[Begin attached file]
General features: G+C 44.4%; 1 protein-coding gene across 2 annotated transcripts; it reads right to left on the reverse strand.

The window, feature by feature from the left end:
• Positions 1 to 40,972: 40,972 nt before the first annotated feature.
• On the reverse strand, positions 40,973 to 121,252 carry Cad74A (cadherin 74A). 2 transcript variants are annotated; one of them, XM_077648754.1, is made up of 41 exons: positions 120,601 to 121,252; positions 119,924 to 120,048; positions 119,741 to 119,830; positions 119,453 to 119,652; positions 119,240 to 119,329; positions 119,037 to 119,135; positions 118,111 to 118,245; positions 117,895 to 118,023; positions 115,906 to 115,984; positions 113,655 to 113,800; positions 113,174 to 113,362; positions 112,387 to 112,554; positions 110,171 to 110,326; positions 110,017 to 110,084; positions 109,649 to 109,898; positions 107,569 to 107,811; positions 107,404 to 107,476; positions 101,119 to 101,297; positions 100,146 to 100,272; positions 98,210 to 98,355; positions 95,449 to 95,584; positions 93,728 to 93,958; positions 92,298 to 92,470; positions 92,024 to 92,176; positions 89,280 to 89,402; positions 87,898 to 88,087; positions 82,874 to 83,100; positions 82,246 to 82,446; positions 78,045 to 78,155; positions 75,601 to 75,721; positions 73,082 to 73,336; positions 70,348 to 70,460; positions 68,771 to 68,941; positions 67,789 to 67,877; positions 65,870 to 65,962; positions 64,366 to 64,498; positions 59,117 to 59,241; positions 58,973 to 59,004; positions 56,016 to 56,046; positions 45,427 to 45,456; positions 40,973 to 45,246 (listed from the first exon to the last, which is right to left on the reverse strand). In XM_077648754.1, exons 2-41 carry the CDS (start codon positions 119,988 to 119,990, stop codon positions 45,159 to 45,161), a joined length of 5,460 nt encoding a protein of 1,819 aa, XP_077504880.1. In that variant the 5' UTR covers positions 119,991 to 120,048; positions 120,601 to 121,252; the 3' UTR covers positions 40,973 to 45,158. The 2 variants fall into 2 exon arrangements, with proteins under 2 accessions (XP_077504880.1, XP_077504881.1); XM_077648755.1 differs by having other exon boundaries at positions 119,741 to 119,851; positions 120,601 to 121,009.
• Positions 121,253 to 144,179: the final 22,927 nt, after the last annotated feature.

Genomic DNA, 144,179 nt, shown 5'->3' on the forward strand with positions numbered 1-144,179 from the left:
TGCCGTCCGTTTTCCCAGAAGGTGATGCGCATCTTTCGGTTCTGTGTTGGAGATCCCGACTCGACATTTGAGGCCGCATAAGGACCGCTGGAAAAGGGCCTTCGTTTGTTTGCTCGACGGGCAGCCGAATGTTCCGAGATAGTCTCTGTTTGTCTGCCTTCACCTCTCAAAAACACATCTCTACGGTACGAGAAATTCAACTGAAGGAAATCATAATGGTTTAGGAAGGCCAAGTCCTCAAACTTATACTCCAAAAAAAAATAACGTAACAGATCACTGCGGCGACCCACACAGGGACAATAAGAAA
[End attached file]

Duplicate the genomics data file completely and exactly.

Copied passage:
General features: G+C 44.4%; 1 protein-coding gene across 2 annotated transcripts; it reads right to left on the reverse strand.

The window, feature by feature from the left end:
• Positions 1 to 40,972: 40,972 nt before the first annotated feature.
• On the reverse strand, positions 40,973 to 121,252 carry Cad74A (cadherin 74A). 2 transcript variants are annotated; one of them, XM_077648754.1, is made up of 41 exons: positions 120,601 to 121,252; positions 119,924 to 120,048; positions 119,741 to 119,830; positions 119,453 to 119,652; positions 119,240 to 119,329; positions 119,037 to 119,135; positions 118,111 to 118,245; positions 117,895 to 118,023; positions 115,906 to 115,984; positions 113,655 to 113,800; positions 113,174 to 113,362; positions 112,387 to 112,554; positions 110,171 to 110,326; positions 110,017 to 110,084; positions 109,649 to 109,898; positions 107,569 to 107,811; positions 107,404 to 107,476; positions 101,119 to 101,297; positions 100,146 to 100,272; positions 98,210 to 98,355; positions 95,449 to 95,584; positions 93,728 to 93,958; positions 92,298 to 92,470; positions 92,024 to 92,176; positions 89,280 to 89,402; positions 87,898 to 88,087; positions 82,874 to 83,100; positions 82,246 to 82,446; positions 78,045 to 78,155; positions 75,601 to 75,721; positions 73,082 to 73,336; positions 70,348 to 70,460; positions 68,771 to 68,941; positions 67,789 to 67,877; positions 65,870 to 65,962; positions 64,366 to 64,498; positions 59,117 to 59,241; positions 58,973 to 59,004; positions 56,016 to 56,046; positions 45,427 to 45,456; positions 40,973 to 45,246 (listed from the first exon to the last, which is right to left on the reverse strand). In XM_077648754.1, exons 2-41 carry the CDS (start codon positions 119,988 to 119,990, stop codon positions 45,159 to 45,161), a joined length of 5,460 nt encoding a protein of 1,819 aa, XP_077504880.1. In that variant the 5' UTR covers positions 119,991 to 120,048; positions 120,601 to 121,252; the 3' UTR covers positions 40,973 to 45,158. The 2 variants fall into 2 exon arrangements, with proteins under 2 accessions (XP_077504880.1, XP_077504881.1); XM_077648755.1 differs by having other exon boundaries at positions 119,741 to 119,851; positions 120,601 to 121,009.
• Positions 121,253 to 144,179: the final 22,927 nt, after the last annotated feature.

Genomic DNA, 144,179 nt, shown 5'->3' on the forward strand with positions numbered 1-144,179 from the left:
TGCCGTCCGTTTTCCCAGAAGGTGATGCGCATCTTTCGGTTCTGTGTTGGAGATCCCGACTCGACATTTGAGGCCGCATAAGGACCGCTGGAAAAGGGCCTTCGTTTGTTTGCTCGACGGGCAGCCGAATGTTCCGAGATAGTCTCTGTTTGTCTGCCTTCACCTCTCAAAAACACATCTCTACGGTACGAGAAATTCAACTGAAGGAAATCATAATGGTTTAGGAAGGCCAAGTCCTCAAACTTATACTCCAAAAAAAAATAACGTAACAGATCACTGCGGCGACCCACACAGGGACAATAAGAAA